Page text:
Pall Mall
-Places:* Pall Mall, urban downtown ares of Bendigo, Australia* Pall Mall, London, a street in the City of Westminster, London* Pall Mall, Tennessee, a small unincorporated community in Fentress County, Tennessee

Palla (troubadour)
Palla was a Galician-Portuguese troubadour or minstrel from Santiago de Compostela, active at the court of Alfonso VII of León in the mid-twelfth century.

Palladium
Palladium is a chemical element with the chemical symbol Pd and an atomic number of 46. It is a rare and lustrous silvery-white metal discovered in 1803 by William Hyde Wollaston. He named it after the asteroid Pallas, which was itself named after the epithet of the Greek goddess Athena, acquired by her when she slew Pallas

Palladium (band)
Palladium were an English pop rock band, active from 2006 until early 2009. They are not to be confused with the Australian or American bands of the same name.-Career:

Palladium (music venue)
The Palladium was a concert hall and later a nightclub in New York City. It was located on the south side of East 14th Street, between Irving Place and 3rd Avenue.

Pallas (daughter of Triton)
In Greek mythology, Pallas was the daughter of Triton. Acting as a foster parent to Zeus’s daughter Athena, Triton raised her alongside his own daughter. During a friendly fight between the two goddesses, Athena was protected from harm by Zeus but mortally wounded Pallas. Out of sadness and regret, she created the palladium, a statue in the likeness of Pallas

Pallas (Giant)
In Greek mythology, Pallas was one of the Gigantes born of the blood which spilled onto Gaia when Cronus castrated her father Uranus.  Pallas confronted Athena during the Gigantomachy, where she killed her and turned her skin into a shield .  Pallas is sometimes referred to as being goat-like.

Pallas (son of Crius)
Pallas is a Titan, associated with war, killed by Athena in the contest to fight for Zeus . Most sources indicate that he was the son of Crius and Eurybia, the brother of Astraeus and Perses, and the husband of Styx. He was the father of Zelus, Nike, Kratos, and Bia. In addition, he has been named as the father of Scylla, Fontes, and Lacus

Pallas (son of Lycaon)
In Greek mythology, Pallas was the son of Lycaon and founder of the Arcadian town of Pallantion. He was the teacher of Athena, yet also the father of Chryse, two manifestations of Athena.

Pallbearer
A pall-bearer is one of several funeral participants who helps carry the casket of a deceased person from a religious or memorial service or viewing either directly to a cemetery or mausoleum, or to and from the hearse which carries the coffin.

Pallet
A pallet , sometimes called a skid, is a flat transport structure that supports goods in a stable fashion while being lifted by a forklift, pallet jack, front loader or other jacking device. A pallet is the structural foundation of a unit load which allows handling and storage efficiencies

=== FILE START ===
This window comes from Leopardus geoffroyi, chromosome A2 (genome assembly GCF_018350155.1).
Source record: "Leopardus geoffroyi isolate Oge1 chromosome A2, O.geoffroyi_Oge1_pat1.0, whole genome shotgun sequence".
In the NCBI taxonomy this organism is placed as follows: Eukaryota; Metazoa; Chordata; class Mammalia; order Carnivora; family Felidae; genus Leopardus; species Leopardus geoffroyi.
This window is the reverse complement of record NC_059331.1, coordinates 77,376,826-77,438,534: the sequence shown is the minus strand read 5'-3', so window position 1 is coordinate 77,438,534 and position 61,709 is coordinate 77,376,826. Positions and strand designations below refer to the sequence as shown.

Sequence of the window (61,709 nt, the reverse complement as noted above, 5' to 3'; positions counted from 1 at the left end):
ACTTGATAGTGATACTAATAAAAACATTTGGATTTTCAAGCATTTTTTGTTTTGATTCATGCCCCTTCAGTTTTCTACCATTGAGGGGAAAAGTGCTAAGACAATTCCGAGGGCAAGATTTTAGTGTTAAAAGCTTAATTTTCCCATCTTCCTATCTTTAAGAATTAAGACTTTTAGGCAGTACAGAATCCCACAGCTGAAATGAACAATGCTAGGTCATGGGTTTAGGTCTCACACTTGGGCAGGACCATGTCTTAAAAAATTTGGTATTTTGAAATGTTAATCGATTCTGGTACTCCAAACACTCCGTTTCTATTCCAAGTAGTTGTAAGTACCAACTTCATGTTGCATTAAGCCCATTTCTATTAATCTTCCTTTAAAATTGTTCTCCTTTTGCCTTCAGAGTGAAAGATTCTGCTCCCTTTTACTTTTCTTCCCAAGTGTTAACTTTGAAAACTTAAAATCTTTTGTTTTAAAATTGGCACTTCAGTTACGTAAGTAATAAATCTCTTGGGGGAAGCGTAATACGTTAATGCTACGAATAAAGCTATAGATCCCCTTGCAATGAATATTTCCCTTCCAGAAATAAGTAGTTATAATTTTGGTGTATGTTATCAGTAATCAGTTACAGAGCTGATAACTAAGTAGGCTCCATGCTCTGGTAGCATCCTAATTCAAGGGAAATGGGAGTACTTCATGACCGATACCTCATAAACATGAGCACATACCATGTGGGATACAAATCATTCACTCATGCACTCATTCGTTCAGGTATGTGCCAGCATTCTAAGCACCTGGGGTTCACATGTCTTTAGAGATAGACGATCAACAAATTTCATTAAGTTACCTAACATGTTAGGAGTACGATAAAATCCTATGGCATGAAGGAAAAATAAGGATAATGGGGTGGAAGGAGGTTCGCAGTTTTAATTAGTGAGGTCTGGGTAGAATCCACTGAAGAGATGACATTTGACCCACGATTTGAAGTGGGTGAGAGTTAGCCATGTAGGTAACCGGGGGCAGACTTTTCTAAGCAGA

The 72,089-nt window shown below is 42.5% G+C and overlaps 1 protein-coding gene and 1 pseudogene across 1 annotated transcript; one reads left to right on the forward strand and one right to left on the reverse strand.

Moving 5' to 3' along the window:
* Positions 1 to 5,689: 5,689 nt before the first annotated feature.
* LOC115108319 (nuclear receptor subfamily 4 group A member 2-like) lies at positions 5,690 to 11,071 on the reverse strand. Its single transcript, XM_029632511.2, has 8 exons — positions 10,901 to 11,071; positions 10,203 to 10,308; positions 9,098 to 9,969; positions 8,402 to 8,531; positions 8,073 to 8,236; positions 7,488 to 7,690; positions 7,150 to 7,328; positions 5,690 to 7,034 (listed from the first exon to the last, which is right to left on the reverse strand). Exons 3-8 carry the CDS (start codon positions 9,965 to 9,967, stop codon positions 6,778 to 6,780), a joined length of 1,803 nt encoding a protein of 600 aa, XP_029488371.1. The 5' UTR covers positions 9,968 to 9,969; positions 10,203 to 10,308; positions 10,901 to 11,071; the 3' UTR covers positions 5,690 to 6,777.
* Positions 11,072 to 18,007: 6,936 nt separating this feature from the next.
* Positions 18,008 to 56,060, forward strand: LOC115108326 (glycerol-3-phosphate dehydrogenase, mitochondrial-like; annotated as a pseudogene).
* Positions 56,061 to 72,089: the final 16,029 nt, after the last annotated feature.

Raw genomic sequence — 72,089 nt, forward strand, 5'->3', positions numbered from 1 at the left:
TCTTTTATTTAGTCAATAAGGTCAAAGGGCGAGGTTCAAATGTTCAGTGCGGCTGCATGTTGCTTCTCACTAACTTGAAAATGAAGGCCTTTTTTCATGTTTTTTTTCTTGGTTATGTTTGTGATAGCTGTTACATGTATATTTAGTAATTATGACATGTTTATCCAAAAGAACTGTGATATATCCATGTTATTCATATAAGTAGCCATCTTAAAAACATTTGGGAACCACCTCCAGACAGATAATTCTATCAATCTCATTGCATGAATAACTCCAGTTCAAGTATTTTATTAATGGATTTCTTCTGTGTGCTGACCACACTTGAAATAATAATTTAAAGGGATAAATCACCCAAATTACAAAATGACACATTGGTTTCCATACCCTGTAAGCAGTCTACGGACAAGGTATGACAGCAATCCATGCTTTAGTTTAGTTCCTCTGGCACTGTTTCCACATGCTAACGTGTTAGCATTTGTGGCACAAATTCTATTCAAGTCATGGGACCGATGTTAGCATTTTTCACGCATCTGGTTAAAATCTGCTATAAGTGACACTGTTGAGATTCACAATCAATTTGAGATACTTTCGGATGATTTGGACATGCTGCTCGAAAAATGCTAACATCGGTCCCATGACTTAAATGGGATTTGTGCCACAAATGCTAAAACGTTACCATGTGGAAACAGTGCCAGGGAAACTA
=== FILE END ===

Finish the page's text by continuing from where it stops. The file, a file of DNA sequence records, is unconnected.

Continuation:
Pallet (disambiguation)
Pallet may refer to:* Pallet, a portable platform used in the transportation of goods* Pallet crafts, art projects using discarded wooden pallets* Pallet fork, an integral component of the lever escapement of a typical mechanical watch

Palline
Palline is a genus of small air-breathing land snails, terrestrial pulmonate gastropod mollusks in the family Charopidae.-Species:Species within the genus Palline include:* Palline micramyla* Palline notera-References:*

Palling
Palling is a municipality in the district of Traunstein in Bavaria, Germany.

Pallium
The pallium is an ecclesiastical vestment in the Roman Catholic Church, originally peculiar to the Pope, but for many centuries bestowed by him on metropolitans and primates as a symbol of the jurisdiction delegated to them by the Holy See. In that context it has always remained unambiguously connected to the papacy

Pallor
Pallor is a reduced amount of oxyhaemoglobin in skin or mucous membrane, a pale color which can be caused by illness, emotional shock or stress, stimulant use, lack of exposure to sunlight, anaemia or genetics.

Palm
Palm may refer to :* Palm, the central region of the front of the hand, see Hand#Human anatomy or metacarpus.-People:* August Palm , Swedish socialist activist* Conny Palm, , Swedish electrical engineer and statistician

PALM
Paralemmin is a protein that in humans is encoded by the PALM gene.This gene encodes a member of the paralemmin protein family. Other members of this family include CAP-23, GAP-43, MARCKS, and MacMARCKS

Palm (band)
Palm was a Minneapolis based band in the early 90s. The band was a project started by the late Hole band bassist Kristen Pfaff. The project took place during Pfaff's time in the band Janitor Joe. The band also had a guitar player by the name of Peter. The band recorded a few demos, two of which are known to be instrumental only and exist in CD format.-References:*

WAPA-TV
WAPA-TV is an independent television station located in San Juan, Puerto Rico transmitting over digital channel 27, virtual channel 4. The station is owned by InterMedia Partners and is branded as WAPA Television.

WAPDA Town
WAPDA Town is one of the residential areas of Lahore in Pakistan. It was developed for employees of the Water and Power Development Authority but anyone can buy land or a house now.

Wapusk National Park
Wapusk National Park is Canada's 37th national park, established in 1996. The park is located in the Hudson Plains ecozone, 45 km south of Churchill in north-east Manitoba, Canada, on the shores of Hudson Bay. Access to the park is limited due to its remote location and an effort to preserve the park. The name comes from the Cree word for polar bear

War